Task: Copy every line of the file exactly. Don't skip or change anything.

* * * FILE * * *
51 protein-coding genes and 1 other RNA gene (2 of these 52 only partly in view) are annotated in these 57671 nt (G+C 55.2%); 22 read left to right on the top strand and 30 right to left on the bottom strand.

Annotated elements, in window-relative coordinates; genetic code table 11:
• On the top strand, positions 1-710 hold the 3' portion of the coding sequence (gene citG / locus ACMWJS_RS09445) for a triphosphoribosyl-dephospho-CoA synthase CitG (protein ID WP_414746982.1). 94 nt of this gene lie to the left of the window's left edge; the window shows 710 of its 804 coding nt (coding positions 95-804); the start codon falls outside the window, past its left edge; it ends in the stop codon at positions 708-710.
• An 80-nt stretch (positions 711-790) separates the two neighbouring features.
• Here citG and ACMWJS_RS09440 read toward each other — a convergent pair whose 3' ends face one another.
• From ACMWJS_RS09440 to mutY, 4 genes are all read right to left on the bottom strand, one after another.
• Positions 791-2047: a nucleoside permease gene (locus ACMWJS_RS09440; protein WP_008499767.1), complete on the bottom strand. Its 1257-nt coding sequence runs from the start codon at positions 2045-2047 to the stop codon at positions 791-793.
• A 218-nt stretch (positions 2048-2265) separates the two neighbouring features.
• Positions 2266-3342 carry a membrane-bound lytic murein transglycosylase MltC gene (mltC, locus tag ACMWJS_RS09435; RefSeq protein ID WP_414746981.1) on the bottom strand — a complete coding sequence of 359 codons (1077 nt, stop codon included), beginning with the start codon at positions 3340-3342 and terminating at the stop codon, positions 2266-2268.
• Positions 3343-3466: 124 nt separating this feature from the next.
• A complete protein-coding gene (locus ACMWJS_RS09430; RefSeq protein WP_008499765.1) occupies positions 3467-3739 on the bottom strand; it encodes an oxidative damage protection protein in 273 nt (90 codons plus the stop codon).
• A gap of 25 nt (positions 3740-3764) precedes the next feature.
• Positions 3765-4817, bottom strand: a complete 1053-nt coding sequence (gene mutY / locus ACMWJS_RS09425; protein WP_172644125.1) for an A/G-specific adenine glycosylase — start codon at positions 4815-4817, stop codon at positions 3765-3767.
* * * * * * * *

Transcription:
51 protein-coding genes and 1 other RNA gene (2 of these 52 only partly in view) are annotated in these 57671 nt (G+C 55.2%); 22 read left to right on the top strand and 30 right to left on the bottom strand.

Annotated elements, in window-relative coordinates; genetic code table 11:
• On the top strand, positions 1-710 hold the 3' portion of the coding sequence (gene citG / locus ACMWJS_RS09445) for a triphosphoribosyl-dephospho-CoA synthase CitG (protein ID WP_414746982.1). 94 nt of this gene lie to the left of the window's left edge; the window shows 710 of its 804 coding nt (coding positions 95-804); the start codon falls outside the window, past its left edge; it ends in the stop codon at positions 708-710.
• An 80-nt stretch (positions 711-790) separates the two neighbouring features.
• Here citG and ACMWJS_RS09440 read toward each other — a convergent pair whose 3' ends face one another.
• From ACMWJS_RS09440 to mutY, 4 genes are all read right to left on the bottom strand, one after another.
• Positions 791-2047: a nucleoside permease gene (locus ACMWJS_RS09440; protein WP_008499767.1), complete on the bottom strand. Its 1257-nt coding sequence runs from the start codon at positions 2045-2047 to the stop codon at positions 791-793.
• A 218-nt stretch (positions 2048-2265) separates the two neighbouring features.
• Positions 2266-3342 carry a membrane-bound lytic murein transglycosylase MltC gene (mltC, locus tag ACMWJS_RS09435; RefSeq protein ID WP_414746981.1) on the bottom strand — a complete coding sequence of 359 codons (1077 nt, stop codon included), beginning with the start codon at positions 3340-3342 and terminating at the stop codon, positions 2266-2268.
• Positions 3343-3466: 124 nt separating this feature from the next.
• A complete protein-coding gene (locus ACMWJS_RS09430; RefSeq protein WP_008499765.1) occupies positions 3467-3739 on the bottom strand; it encodes an oxidative damage protection protein in 273 nt (90 codons plus the stop codon).
• A gap of 25 nt (positions 3740-3764) precedes the next feature.
• Positions 3765-4817, bottom strand: a complete 1053-nt coding sequence (gene mutY / locus ACMWJS_RS09425; protein WP_172644125.1) for an A/G-specific adenine glycosylase — start codon at positions 4815-4817, stop codon at positions 3765-3767.